Nothing takes away the excitement of homebuying like having to conduct extensive, pricey repairs. We’ve all heard the horror stories of homebuyers excited about their purchase only to move in and discover mold in the bathroom, damage to the roof, or any other number of costly problems. So how do you protect yourself against possible defects before you finalize the purchase your new home? Get ready for a big sigh of relief, because we have not one, but three layers of protection for you!
First and foremost, during the transaction process the seller is legally obligated to disclose any known issues with the home on what’s called the “Seller Property Condition Disclosure”. This is your first layer of protection. The document will detail any present or prior problems, defects, or damage to the property according to the seller’s knowledge. If anything is noted, the seller then will provide a detailed description of the issue for the benefit of the buyer.
It’s important to note however, that right at the top of the document (in all caps, might we add) it states that the buyer is advised not to rely on the company, or any agents of the company, for a determination regarding the physical or legal condition of the property. Basically, it’s saying that the buyer cannot rely solely on the document to disclose any and all issues with the house.
Now, that may seem weird, but it’s a reminder that it’s the responsibility of the buyer to independently hire a home inspector to conduct his own investigation. So, why have the seller provide a property condition disclosure in the first place? Well, with the information provided on the seller property condition disclosure, you are better equipped to ask your home inspector follow-up questions if you notice anything that looks questionable on the form.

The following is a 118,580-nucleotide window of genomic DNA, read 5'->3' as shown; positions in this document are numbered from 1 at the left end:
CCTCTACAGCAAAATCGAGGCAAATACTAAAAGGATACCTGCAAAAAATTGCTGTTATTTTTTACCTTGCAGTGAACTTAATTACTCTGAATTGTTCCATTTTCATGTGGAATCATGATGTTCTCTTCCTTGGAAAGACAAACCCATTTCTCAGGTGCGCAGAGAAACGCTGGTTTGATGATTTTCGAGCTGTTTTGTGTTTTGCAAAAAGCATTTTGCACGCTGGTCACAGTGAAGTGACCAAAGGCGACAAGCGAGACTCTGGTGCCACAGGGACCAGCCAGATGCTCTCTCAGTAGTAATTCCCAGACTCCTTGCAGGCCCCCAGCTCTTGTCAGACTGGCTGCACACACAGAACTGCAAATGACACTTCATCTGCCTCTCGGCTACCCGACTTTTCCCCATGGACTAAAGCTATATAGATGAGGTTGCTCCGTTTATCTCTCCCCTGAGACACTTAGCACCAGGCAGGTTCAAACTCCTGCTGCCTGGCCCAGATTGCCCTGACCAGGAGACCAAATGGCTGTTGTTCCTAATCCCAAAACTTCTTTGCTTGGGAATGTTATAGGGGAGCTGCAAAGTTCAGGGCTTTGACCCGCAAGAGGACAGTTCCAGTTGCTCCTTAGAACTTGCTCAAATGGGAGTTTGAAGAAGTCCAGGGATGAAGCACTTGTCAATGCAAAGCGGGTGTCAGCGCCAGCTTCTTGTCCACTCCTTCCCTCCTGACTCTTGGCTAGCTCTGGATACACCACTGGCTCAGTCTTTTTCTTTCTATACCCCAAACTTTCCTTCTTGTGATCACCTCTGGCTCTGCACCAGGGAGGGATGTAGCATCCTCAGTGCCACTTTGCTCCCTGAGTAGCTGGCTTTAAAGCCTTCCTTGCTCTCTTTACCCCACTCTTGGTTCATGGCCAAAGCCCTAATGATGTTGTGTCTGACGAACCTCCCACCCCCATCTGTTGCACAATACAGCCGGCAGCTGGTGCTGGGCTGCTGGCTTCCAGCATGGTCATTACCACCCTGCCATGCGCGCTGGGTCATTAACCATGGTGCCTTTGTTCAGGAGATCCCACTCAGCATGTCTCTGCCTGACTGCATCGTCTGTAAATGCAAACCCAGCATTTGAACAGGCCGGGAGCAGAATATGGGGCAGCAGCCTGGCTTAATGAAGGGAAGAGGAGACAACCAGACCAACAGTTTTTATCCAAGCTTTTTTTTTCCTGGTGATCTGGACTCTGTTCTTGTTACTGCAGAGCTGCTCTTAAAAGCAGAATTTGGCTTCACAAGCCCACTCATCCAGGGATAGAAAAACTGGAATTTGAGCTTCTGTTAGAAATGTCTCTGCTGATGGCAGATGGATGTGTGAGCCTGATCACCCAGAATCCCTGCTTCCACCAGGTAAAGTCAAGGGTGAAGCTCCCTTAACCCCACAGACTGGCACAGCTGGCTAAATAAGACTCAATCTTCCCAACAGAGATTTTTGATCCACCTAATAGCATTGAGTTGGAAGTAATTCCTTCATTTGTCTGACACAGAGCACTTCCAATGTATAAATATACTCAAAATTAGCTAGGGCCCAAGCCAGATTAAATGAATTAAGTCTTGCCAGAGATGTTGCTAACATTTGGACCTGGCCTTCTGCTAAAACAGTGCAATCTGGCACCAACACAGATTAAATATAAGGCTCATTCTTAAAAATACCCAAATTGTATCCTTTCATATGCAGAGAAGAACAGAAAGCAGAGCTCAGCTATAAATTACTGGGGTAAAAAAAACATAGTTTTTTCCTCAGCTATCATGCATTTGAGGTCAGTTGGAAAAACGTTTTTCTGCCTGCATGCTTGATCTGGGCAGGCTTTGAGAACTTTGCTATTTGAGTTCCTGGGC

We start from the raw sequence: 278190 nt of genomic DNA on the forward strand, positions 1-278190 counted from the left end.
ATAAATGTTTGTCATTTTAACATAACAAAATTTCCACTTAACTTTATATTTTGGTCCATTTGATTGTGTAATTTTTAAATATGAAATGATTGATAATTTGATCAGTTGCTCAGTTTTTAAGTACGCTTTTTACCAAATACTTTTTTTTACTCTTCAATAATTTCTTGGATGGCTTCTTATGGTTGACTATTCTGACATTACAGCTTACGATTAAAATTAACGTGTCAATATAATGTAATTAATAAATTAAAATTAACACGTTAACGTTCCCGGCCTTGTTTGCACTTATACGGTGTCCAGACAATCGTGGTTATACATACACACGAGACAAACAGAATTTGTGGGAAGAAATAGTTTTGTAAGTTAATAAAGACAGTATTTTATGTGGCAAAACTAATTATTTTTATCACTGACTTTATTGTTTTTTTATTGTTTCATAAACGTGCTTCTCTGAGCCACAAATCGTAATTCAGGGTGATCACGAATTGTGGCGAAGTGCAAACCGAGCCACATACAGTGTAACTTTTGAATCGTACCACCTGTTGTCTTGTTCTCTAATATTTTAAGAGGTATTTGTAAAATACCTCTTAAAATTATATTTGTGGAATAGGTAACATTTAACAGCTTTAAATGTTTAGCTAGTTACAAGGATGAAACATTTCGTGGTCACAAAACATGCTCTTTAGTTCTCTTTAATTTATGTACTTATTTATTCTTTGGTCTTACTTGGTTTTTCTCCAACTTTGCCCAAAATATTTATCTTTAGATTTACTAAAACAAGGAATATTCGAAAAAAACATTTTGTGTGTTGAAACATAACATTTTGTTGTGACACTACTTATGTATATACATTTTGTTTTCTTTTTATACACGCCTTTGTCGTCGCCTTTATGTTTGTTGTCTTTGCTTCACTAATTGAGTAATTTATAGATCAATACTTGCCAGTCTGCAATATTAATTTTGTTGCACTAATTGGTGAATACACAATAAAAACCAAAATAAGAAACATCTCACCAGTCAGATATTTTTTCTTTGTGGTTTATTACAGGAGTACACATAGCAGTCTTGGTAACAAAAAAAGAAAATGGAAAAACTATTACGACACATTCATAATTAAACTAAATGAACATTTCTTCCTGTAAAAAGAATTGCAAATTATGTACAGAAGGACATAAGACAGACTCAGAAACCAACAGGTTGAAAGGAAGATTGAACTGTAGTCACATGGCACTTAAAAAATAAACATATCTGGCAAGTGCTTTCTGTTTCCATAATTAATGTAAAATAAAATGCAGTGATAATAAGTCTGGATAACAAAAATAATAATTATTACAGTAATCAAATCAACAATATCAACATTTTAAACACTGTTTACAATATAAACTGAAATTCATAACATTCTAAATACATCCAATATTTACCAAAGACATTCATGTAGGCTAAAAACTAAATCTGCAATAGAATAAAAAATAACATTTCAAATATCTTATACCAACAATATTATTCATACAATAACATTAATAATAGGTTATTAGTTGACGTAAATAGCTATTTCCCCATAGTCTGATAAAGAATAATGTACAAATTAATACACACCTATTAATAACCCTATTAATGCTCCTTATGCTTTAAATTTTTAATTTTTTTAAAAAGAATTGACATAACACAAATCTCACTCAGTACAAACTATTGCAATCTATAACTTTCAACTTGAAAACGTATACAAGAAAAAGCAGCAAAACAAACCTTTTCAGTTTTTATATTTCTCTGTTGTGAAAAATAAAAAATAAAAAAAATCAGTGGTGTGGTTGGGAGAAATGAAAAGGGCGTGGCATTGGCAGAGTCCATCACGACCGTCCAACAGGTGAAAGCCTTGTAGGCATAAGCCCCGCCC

During your home inspection, the home inspector should walk you through each part of the house and let you know if anything looks to be broken or faulty. During this walk-through, it’s a good idea to ask your inspector for repair estimates when a problem is detected. Your home inspection is your second layer of protection, and the last layer is a home warranty.
A home warranty is period of time in which you are protected from the high cost of unexpected failures to major systems and appliances in your home by repairing or replacing them. It fills in coverage where your homeowners insurance doesn't apply. And as an added bonus, when you buy a house with one of the BHURDinUtah team members, we are usually able to negotiate in our contract that the sellers will pay for a one-year home warranty.
So, hopefully knowing that you have a couple layers of protection gives you a little peace of mind. If have further questions, give one of our agents a call. When you work with a BHURDinUtah agent, we promise to be with you during every step of the homebuying process, so that your experience is as worry-free as possible.